Comfortable with Change

Leo Babauta wrote an excellent article titled, “9 Essential Skills Kids Should Learn.” His last one was “Dealing with Change.”  He says: “Life is an adventure, and things will go wrong, turn out differently than you expected, and break whatever plans you made — and that’s part of the excitement of it all.”

My husband and I both grew up moving around a lot.  As an army brat, Don lived between Louisiana and Germany, even graduating from high school in Germany. While I lived in the same general area in Texas, I hopped around among several different school systems and houses – my dad was on a quest for the perfect home on the right plot of land.  (Fortunately, he found it, but that was after I graduated!) So, needless to say, we experienced much change in our developmental years. And fortunately for us, we were comfortable in it, embraced it, and for the most part loved the adventure of it all.

We were able to carry that into our marriage and family culture – we’ve moved several times ourselves across states, and are always up for a roadtrip or new experience. Those types of “changes” are typically ones we can plan for and look forward to. However, we have also experienced our share of unexpected changes, and I’ve been thankful for how we’ve “rolled” with it all. Our children watch us and get to live through many of these changes with us. Thus, the unknown and unpredictable becomes familiar and comfortable.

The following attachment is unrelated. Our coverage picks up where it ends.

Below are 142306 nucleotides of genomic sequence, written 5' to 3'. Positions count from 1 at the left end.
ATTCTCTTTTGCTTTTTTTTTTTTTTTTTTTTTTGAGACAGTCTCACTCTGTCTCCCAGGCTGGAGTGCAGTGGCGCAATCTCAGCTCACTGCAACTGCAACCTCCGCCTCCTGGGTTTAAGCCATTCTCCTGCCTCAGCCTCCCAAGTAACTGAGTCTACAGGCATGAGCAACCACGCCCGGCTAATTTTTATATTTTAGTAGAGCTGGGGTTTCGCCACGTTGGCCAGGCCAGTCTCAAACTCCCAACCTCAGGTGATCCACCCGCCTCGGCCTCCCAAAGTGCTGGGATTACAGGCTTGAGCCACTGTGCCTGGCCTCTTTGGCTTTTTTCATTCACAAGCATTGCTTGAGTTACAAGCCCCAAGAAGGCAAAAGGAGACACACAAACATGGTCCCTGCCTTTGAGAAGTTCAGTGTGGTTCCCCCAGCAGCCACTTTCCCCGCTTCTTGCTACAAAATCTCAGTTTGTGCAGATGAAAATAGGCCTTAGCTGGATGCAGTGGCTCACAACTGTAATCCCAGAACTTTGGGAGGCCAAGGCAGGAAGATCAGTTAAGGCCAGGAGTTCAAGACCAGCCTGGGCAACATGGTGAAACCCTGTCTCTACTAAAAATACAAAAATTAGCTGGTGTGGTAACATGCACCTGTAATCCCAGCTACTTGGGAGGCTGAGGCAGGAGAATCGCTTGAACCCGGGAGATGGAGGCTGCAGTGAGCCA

I loved this article from Leo. As a family, we resonate with and adhere to most all of items on the list, but I still appreciate reading an articulation of what sometimes can be so nebulous and intangible. There were a few I’ve lost sight of for a while like, “Asking Questions” and “Tackling Projects.”

There are times when I’m trying to breeze through a reading in our school day, trying to get out the door, and know that their question will add more time that I had allotted, and so ask them to just wait on it.  The better approach would be to stop where we are, dialogue around their question and just pick up the reading again at another time!  And the article got my mind churning on ways to inspire the kids in a wide assortment of projects to tackle during their down-times – interests and hobbies that can turn into finite, productive, enjoyable goals.

 

 

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